OAuth 2.0 is an authentication protocol that allows an entity to gain access to a user’s data in a secure manner without having to know the user’s credentials.15 A typical example is a news site like cnn.com. You’re reading an interesting political editorial and want to voice your opinion on the article in its comment section. To do this, though, you have to tell CNN who you are and what your email address is. It gives you the option of logging in via your Google or Facebook account. You are forwarded to Google and log in there. You grant CNN permission to ask Google who you are and what your email address is, and then you are forwarded back to cnn.com so that you can enter in your comment. Through this interaction CNN is granted an access token, which it then uses to obtain information about you via a seperate HTTP request.
Here’s how it works:
The CNN website redirects your browser to Google’s login page. This redirect sets a special cnn.com session cookie that contains a randomly generated value. The redirect URL contains client_id, state, and redirect_uri. The client_id is the Google username CNN has registered with Google.com. The state parameter is the same value that was set in the session cookie. The redirect_uri is a URL you want Google to redirect the browser back to after authentication. A possible redirect URL in this scenario thus would be http://googleapis.com/oauth?client_id=cnn&state=23423423123412352314&redirect_uri=http%3A%2F%2Fcnn.com.
You enter your username and password on Google’s login page. You then are asked if you will grant CNN access to your personal information.
If you say yes, Google generates an access code and remembers the client_id and redirect_uri that was sent in the original browser redirect.
Google redirects back to CNN.com using the redirect_uri sent by CNN’s initial redirect. The redirect URL contains the original state parameter you forwarded along with a code parameter that contains the access code: http://cnn.com/state=23423423123412352314&code=0002222.
With this redirection, CNN will also get the value of the special cookie that it set in step 1. It checks the value of this cookie with the state query parameter to see if they match. It does this check to make sure that it initiated the request and not some rogue site.
The CNN server then extracts the code query parameter from the redirect URL. In a separate authenticated HTTP request to Google, it posts this access code. Google.com authenticates that CNN is sending the request and looks up the access code that was sent. If everything matches up, it sends back an access token in the HTTP response.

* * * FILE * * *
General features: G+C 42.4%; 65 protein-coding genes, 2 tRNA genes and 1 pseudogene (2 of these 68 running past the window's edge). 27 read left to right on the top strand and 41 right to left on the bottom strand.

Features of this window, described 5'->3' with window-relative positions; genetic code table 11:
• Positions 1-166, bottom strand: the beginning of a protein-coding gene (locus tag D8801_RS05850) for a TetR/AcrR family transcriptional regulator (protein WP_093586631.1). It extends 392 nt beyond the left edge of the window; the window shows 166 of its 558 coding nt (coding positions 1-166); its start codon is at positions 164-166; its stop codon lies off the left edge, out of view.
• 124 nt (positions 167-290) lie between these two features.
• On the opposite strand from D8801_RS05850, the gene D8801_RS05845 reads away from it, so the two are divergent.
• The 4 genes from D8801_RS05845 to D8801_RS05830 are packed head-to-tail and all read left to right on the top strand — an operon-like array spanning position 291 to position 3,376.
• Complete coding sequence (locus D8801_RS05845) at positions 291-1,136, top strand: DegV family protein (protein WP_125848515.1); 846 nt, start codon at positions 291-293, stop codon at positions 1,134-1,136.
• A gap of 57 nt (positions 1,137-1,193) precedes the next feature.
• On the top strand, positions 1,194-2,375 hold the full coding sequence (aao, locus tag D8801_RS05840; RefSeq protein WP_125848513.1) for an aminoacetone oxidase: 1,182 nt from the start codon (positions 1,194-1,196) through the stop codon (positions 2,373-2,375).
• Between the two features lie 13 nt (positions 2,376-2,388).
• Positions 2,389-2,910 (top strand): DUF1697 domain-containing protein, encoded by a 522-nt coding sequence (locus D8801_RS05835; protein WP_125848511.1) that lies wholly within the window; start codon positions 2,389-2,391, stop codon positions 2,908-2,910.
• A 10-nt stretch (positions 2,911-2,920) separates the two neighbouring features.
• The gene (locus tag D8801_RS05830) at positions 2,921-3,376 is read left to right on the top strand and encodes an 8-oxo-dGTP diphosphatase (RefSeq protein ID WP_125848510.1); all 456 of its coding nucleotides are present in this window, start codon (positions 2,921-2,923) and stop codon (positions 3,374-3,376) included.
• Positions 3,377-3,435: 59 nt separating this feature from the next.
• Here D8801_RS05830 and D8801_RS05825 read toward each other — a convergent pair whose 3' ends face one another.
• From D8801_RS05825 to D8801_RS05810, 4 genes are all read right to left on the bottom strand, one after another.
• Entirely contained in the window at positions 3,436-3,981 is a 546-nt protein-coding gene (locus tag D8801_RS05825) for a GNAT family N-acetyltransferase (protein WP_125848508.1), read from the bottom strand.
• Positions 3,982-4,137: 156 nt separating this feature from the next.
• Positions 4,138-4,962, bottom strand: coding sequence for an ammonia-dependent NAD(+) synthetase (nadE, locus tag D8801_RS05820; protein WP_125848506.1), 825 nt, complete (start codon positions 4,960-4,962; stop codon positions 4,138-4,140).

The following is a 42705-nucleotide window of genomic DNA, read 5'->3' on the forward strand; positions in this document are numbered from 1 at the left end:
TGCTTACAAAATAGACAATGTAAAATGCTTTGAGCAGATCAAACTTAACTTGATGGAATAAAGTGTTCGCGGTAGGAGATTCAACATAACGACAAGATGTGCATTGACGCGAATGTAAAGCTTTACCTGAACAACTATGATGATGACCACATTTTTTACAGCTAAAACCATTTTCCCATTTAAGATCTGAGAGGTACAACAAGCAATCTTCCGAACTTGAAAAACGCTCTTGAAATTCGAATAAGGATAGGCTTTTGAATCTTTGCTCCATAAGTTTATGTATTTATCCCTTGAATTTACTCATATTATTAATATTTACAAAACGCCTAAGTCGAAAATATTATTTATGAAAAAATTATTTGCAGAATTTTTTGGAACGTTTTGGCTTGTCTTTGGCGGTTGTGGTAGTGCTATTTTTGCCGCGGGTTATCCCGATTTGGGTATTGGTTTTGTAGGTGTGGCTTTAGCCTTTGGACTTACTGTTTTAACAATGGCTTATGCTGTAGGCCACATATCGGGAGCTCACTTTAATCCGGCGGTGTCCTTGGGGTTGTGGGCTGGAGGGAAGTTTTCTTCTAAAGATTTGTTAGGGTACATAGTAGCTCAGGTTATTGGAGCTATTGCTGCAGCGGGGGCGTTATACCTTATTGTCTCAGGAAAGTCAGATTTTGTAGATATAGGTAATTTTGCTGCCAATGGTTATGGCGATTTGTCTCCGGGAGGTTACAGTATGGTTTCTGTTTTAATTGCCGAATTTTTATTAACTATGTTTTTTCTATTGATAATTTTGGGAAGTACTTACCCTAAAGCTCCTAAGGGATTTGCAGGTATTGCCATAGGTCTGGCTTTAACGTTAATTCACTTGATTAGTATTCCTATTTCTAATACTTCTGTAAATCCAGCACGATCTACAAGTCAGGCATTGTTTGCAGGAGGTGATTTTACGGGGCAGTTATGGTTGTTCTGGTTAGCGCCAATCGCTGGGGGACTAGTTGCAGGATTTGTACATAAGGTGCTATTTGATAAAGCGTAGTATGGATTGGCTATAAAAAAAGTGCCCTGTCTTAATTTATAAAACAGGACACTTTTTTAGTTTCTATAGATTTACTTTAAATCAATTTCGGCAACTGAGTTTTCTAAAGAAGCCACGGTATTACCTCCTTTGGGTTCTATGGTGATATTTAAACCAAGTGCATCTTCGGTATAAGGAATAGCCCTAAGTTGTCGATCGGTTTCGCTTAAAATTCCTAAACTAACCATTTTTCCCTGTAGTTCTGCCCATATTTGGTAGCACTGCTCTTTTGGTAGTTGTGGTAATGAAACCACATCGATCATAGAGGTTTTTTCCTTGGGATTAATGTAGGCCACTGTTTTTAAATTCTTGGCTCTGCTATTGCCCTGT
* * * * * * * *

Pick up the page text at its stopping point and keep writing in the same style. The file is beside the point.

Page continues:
CNN can now make HTTP requests to other Google services to obtain information it wants. It does this by passing the token in an Authorization header with a value of Bearer plus the access token. For example:
GET /contacts?user=billburke Host: contacts.google.com Authorization: Bearer 2a2345234236122342341bc234123612341234123412adf
In reality, sites like Google, Facebook, and Twitter don’t use this protocol exactly. They all put their own spin on it and all have a little bit different way of implementing this protocol. The same is true of OAuth libraries. While the core of what they do will follow the protocol, there will be many custom attributes to each library. This is because the OAuth specification is more a set of detailed guidelines rather than a specific protocol set in stone. It leaves out details like how a user or OAuth client authenticates or what additional parameters must be sent. So using OAuth may take a bunch of integration work on your part.
There are many different Java frameworks out there that can help you turn your applications into OAuth providers or help you integrate with servers that support OAuth authentication. This is where I make my own personal plug. In 2013, I started a new project at Red Hat called Keycloak. It is a complete end-to-end solution for OAuth and SSO. It can also act as a social broker with social media sites like Google and Facebook to make leveraging social media easier. Please check us out at http://www.keycloak.org.